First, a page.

Obsessive Compulsive Disorder


Obsessive-Compulsive Disorder is an anxiety-based disorder that significantly impacts the lives of those who suffer from it. Individuals with OCD attempt to avoid distressing thoughts or situations and, in the process, develop certain rituals or habits to reduce or neutralize anxiety/distress.”

Obsessive Compulsive Disorder is made up of two parts: obsessions and compulsions.

Obsessions are unwanted intrusive images, thoughts or impulses which are accompanied by feelings of anxiety, disgust or discomfort. The list of OCD obsessions is extensive and individuals are usually plagued by more than one obsession. Some of the most common obsessions relate to themes of aggression, contamination, sex, religion, harm/danger, superstition and perfectionism. There are two types of obsessions: autonomous and reactive.

Compulsions are the behaviors, rituals or mental acts that are done to neutralize or reduce the anxiety. Compulsions can occur mentally and in the form of a behavior or ritual.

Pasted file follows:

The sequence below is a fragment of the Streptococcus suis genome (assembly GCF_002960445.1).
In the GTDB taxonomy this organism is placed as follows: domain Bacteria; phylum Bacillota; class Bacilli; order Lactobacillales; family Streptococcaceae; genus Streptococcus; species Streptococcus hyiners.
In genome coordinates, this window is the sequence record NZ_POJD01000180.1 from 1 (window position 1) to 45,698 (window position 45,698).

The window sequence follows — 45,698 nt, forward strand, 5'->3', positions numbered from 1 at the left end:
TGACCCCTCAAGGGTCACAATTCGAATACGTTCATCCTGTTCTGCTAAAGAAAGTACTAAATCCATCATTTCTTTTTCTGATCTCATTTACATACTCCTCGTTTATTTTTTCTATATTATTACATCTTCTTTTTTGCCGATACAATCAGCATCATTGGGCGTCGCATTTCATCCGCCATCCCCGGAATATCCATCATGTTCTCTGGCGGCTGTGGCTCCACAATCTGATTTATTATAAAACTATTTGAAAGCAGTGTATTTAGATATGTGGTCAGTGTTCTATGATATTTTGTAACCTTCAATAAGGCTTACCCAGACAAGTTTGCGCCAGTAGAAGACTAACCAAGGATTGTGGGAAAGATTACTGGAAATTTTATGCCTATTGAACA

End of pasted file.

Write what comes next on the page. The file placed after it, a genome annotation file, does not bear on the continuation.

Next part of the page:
Behavioral/Physical Compulsions: examples Include:

Mental Compulsions:

Mental operations which are done to alleviate discomfort or ward off a threat. While some are easily recognizable, some mental compulsions are not easy to spot, and you may not even realize they are happening. The two main types of mental compulsions are suppressing and engaging.

Suppressing: examples include:
obsessive compulsive disorder
Engaging: examples include:
The Obsessive-Compulsive Cycle:

Individuals who struggle with OCD are caught in a vicious cycle. Compulsions, while temporarily reducing distress/anxiety, paradoxically, serve to reinforce and strengthen OCD symptoms over time. This cycle is represented below:


Exposure & Ritual Prevention (ERP):

The aim of ERP is to provide you with new knowledge that (a) obsessional fears are much less probable or severe than predicted (b) anxiety and obsessional thoughts themselves are safe and tolerable, and (c) compulsive rituals are not necessary for your safety or to tolerate anxiety. In simple terms, ERP encourages face your obsessional fears while you resist the urge to engage in compulsions to relieve your anxiety.

Understandably, the thought of doing ERP may sound very frightening for an individual suffering with OCD. However, ERP is best administered with the support of an OCD Therapist who can prepare and guide you as you start your exposure work. The benefits of doing ERP are that the thoughts, feelings and physical sensations can become more tolerable over time.

Call 778-953-6886 and speak to any of our office staff to learn more or schedule an appointment.

If you are struggling with OCD, reach out and contact us today